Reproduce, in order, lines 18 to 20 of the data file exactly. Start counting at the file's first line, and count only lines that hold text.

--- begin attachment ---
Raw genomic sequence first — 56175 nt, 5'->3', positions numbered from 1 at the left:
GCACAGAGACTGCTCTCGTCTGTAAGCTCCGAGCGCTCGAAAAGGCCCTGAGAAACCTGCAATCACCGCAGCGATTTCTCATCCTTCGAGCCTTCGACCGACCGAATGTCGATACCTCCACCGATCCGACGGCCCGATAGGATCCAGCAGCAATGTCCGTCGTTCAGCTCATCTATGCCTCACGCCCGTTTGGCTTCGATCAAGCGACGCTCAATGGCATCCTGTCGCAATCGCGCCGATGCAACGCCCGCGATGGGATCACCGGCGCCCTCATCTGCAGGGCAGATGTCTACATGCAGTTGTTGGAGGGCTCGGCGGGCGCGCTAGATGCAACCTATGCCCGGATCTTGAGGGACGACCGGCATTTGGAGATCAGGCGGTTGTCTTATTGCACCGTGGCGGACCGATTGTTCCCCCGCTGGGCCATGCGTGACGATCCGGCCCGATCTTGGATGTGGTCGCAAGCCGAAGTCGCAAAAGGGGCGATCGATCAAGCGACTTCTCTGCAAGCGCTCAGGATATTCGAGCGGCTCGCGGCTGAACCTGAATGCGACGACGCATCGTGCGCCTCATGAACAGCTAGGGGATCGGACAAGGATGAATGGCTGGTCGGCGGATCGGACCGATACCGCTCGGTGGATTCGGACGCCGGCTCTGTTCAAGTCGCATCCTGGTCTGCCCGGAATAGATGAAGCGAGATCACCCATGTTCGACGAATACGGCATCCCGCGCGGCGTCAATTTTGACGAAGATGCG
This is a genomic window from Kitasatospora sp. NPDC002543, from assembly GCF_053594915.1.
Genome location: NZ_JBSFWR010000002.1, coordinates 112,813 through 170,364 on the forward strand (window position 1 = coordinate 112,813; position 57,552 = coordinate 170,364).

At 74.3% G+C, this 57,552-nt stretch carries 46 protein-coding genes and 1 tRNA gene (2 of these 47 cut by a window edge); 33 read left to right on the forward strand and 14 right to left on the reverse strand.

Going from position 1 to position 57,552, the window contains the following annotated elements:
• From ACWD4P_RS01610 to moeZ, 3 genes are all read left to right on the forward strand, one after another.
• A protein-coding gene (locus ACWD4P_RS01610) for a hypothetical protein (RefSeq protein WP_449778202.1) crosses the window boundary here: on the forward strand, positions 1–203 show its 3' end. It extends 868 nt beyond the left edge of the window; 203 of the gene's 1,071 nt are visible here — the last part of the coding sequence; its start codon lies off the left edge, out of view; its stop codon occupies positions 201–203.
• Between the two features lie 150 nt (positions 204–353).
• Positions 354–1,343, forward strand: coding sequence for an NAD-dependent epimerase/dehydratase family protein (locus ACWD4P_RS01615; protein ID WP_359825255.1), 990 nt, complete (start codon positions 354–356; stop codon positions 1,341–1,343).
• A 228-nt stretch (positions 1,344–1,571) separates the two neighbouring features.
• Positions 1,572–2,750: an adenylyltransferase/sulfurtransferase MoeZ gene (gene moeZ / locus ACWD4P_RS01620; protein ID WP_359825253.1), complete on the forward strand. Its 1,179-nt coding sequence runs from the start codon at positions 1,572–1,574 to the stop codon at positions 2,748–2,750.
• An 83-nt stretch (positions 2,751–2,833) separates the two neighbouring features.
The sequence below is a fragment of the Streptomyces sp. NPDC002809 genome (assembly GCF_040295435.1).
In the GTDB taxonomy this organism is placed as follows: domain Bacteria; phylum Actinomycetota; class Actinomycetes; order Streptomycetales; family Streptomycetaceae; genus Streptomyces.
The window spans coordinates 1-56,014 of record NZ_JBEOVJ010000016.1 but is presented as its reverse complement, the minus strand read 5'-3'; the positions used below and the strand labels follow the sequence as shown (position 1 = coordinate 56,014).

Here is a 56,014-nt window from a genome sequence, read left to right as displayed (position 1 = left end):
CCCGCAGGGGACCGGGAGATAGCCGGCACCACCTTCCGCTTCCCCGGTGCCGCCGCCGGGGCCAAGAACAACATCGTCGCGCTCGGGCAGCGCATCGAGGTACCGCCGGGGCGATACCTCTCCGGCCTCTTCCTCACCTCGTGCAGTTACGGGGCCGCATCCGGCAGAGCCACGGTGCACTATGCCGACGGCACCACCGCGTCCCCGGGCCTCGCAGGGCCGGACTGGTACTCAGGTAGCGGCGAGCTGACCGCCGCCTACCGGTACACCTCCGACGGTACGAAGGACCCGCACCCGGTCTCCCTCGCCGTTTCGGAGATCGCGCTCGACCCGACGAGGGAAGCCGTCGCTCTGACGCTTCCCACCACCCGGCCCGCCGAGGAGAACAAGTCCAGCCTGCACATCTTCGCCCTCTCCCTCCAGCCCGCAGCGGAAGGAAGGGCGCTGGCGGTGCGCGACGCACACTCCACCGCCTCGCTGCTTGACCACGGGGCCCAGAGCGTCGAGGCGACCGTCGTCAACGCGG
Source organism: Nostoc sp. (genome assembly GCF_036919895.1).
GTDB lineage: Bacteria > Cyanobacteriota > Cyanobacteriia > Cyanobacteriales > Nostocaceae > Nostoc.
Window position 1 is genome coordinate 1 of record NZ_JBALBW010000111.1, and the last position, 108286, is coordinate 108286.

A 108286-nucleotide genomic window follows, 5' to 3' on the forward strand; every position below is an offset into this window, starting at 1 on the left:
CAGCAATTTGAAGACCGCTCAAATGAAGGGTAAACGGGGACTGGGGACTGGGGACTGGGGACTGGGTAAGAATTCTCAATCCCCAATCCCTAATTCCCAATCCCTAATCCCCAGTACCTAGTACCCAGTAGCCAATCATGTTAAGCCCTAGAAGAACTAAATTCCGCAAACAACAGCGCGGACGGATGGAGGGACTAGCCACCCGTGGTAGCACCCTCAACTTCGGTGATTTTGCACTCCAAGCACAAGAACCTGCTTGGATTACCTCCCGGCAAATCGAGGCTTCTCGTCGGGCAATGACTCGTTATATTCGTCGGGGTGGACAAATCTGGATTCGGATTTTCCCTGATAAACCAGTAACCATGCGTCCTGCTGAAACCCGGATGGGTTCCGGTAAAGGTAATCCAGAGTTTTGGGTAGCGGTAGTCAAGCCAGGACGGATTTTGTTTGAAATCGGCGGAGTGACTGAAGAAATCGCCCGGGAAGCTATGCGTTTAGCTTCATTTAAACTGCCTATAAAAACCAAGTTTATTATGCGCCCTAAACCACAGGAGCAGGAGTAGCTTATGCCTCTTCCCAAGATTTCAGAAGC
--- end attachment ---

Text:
CCCGCAGGGGACCGGGAGATAGCCGGCACCACCTTCCGCTTCCCCGGTGCCGCCGCCGGGGCCAAGAACAACATCGTCGCGCTCGGGCAGCGCATCGAGGTACCGCCGGGGCGATACCTCTCCGGCCTCTTCCTCACCTCGTGCAGTTACGGGGCCGCATCCGGCAGAGCCACGGTGCACTATGCCGACGGCACCACCGCGTCCCCGGGCCTCGCAGGGCCGGACTGGTACTCAGGTAGCGGCGAGCTGACCGCCGCCTACCGGTACACCTCCGACGGTACGAAGGACCCGCACCCGGTCTCCCTCGCCGTTTCGGAGATCGCGCTCGACCCGACGAGGGAAGCCGTCGCTCTGACGCTTCCCACCACCCGGCCCGCCGAGGAGAACAAGTCCAGCCTGCACATCTTCGCCCTCTCCCTCCAGCCCGCAGCGGAAGGAAGGGCGCTGGCGGTGCGCGACGCACACTCCACCGCCTCGCTGCTTGACCACGGGGCCCAGAGCGTCGAGGCGACCGTCGTCAACGCGG
Source organism: Nostoc sp. (genome assembly GCF_036919895.1).
GTDB lineage: Bacteria > Cyanobacteriota > Cyanobacteriia > Cyanobacteriales > Nostocaceae > Nostoc.